Cocaine is a drug that is illegal in most countries. It delivers a powerful high that lasts only a few minutes. The person usually feels driven to take more of the drug in increasing amount and frequency. The addiction can have devastating effects on their behavior and physical health. Given the cost to the individual, what causes the brain to demand more cocaine?
The brain finds cocaine extremely rewarding. Perception of rewards is heavily influenced by the mesolimbic dopamine system, headquartered in the upper brain stem. Cocaine prompts the brain to send dopamine to the nucleus accumbens, a region at the base of the brain. This feels pleasurable, but the effect soon wears off, generating the desire for more cocaine.
With respect to neuroscience, addictions to cocaine and gambling work off the same pattern. “In other words, if we watch how people's brains respond, promising them monetary rewards and giving them cocaine, nicotine, or amphetamines look disturbingly similar,” writes Dan Pink in Drive: The Surprising Truth About What Motivates Us.
Via the thalamus, the nucleus accumbens connects to the orbitofrontal cortex. The orbitofrontal cortex is an important part of the brain. The surgery popularly known as “lobotomy” intentionally damages this part, resulting in an extreme lack of motivation to the point of incapacitation. (In the mid-twentieth century, tens of thousands of lobotomies were performed in the U.S. and Europe, but this is no longer considered acceptable standard treatment for mental illness.) Brain imaging of a healthy orbitofrontal cortex reveals how the area activates as part of pleasure-seeking. It is stimulated by pleasures like cocaine and chocolate.
In 2001, the Boston Globe quoted neuroscientist Hans Breiter as saying of fMRI images: "We cannot distinguish any difference between the brain pattern of someone while gambling or ingesting cocaine.” Robert A. Burton puts it metaphorically it in On Being Certain: “Winning at gambling turns the orbito-frontal cortex into pure neon.” The same holds for cocaine.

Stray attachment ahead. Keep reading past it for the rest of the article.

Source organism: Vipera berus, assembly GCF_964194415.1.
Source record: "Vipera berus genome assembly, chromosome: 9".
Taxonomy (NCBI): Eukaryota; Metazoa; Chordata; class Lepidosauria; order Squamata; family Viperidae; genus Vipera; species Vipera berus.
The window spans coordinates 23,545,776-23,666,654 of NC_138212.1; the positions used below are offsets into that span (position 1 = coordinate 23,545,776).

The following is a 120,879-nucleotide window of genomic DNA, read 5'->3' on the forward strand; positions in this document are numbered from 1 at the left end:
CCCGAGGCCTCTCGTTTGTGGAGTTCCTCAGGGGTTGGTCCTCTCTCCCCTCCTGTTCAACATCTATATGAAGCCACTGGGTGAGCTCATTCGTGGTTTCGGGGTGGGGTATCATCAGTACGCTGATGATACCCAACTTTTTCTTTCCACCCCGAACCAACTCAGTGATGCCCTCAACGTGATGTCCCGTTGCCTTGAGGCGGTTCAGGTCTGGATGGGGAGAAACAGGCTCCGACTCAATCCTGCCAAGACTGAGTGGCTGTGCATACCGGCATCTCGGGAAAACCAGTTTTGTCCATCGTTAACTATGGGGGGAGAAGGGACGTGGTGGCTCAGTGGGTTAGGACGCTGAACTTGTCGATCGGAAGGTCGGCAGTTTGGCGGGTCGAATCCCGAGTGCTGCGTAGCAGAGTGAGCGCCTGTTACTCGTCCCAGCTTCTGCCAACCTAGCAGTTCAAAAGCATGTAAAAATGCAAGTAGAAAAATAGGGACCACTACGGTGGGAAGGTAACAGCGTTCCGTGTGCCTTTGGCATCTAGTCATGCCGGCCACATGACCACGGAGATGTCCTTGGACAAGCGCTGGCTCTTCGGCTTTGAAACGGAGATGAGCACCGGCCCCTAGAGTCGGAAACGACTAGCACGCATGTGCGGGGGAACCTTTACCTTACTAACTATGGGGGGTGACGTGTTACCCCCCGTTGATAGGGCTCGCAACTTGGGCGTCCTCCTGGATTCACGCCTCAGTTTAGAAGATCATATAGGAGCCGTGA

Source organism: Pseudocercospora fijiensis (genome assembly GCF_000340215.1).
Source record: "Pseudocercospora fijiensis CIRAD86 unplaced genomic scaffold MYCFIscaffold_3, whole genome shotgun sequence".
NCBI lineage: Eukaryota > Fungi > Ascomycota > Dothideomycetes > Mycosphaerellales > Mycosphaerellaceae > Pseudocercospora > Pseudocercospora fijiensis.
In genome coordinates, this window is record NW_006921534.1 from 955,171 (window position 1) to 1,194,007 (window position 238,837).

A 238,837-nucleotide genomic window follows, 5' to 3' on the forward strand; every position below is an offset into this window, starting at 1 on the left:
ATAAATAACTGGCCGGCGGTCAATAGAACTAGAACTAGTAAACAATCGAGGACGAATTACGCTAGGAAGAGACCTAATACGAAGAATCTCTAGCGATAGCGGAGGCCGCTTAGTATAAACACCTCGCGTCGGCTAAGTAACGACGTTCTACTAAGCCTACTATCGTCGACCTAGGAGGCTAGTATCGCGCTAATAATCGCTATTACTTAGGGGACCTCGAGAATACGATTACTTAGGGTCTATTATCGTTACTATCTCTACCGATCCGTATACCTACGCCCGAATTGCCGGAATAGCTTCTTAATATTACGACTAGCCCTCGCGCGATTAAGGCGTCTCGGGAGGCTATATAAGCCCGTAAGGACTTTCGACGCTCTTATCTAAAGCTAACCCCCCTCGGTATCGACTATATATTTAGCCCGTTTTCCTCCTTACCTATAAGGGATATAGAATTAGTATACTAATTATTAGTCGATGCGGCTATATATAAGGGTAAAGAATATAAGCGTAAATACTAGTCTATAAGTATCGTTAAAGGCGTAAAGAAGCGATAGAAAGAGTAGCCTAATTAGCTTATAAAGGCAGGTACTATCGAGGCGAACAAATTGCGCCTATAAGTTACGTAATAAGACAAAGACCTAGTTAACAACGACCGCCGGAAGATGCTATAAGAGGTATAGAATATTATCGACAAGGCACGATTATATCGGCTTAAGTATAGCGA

This extreme brain activity, while pleasurable, is not healthy in the long term because it interferes with the brain’s normal functioning. For example, the orbitofrontal cortex plays a role in decision-making. Cocaine users, even after a month of abstinence from the drug, display impairments in their orbitofrontal cortex, which may be part of the reason why they do not easily make the choice to permanently quit the drug; given the drug’s effect on their brains, it would be harder for them to make well-reasoned choices about anything. Cocaine users are also inclined toward risky sexual activity.
In Addiction: A Disorder of Choice, Gene M. Heyman explains that psychoactive drugs disrupt communication between neurons by influencing how they handle neurotransmitters. In particular, cocaine’s enhancement of dopamine activity may affect a person’s “movement and motivation,” since those are regulated by dopamine.
The increased dopamine generated by cocaine use may make people more likely to see patterns where there are none and to become superstitious. The inclination to superstition is mentioned in Joyce H. Lowinson’s textbook Substance Abuse. This phenomenon may be better documented as it relates to gambling addiction.
Jonah Lehrer writes in How We Decide that “slot machine” addicts, due to increased dopamine, will continue trying to find the pattern in the slot machine’s behavior (which of course isn’t there). People who inject dopamine agonists to treat Parkinson’s disease – as Nassim Nicholas Taleb explains in The Black Swan – are more likely to believe that they have found a pattern. They are likely to get sucked in by superstitions, and roughly one in ten will develop a gambling addiction. The lesson is that increased dopamine “appears to lower skepticism and result in greater vulnerability to pattern detection” and “lowers one's suspension of belief,” Taleb writes. Some of these patients feel certain that they see patterns in numbers that are, in reality, random. Additionally, cocaine use can promote the false sense of “supernatural experiences,” according to Bruce M. Hood’s book The Science of Superstition.
Cocaine addiction is sometimes treated using a U.S. Food and Drug Administration-approved drug called naltrexone. When people take naltrexone and cocaine at the same time, the cocaine does not give them the expected “high” because the naltrexone has disabled their capacity for this kind of pleasure. It does this by binding to the brain receptors to which opioids, the brain’s feel-good chemicals, would otherwise bind. Naltrexone is also effective at treating alcoholism.
Cocaine use has severe effects on the brain. It alters the user’s capacity for pleasure, motivation, and decision-making, and it may increase superstitious thinking. In the United States, people can find local treatment options through a government-sponsored database.
Originally posted to Helium Network on May 25, 2013.
Image: Addiction affects various systems in the brain. Image by: National Institutes of Health, 2006.
© Public domain Wikimedia Commons.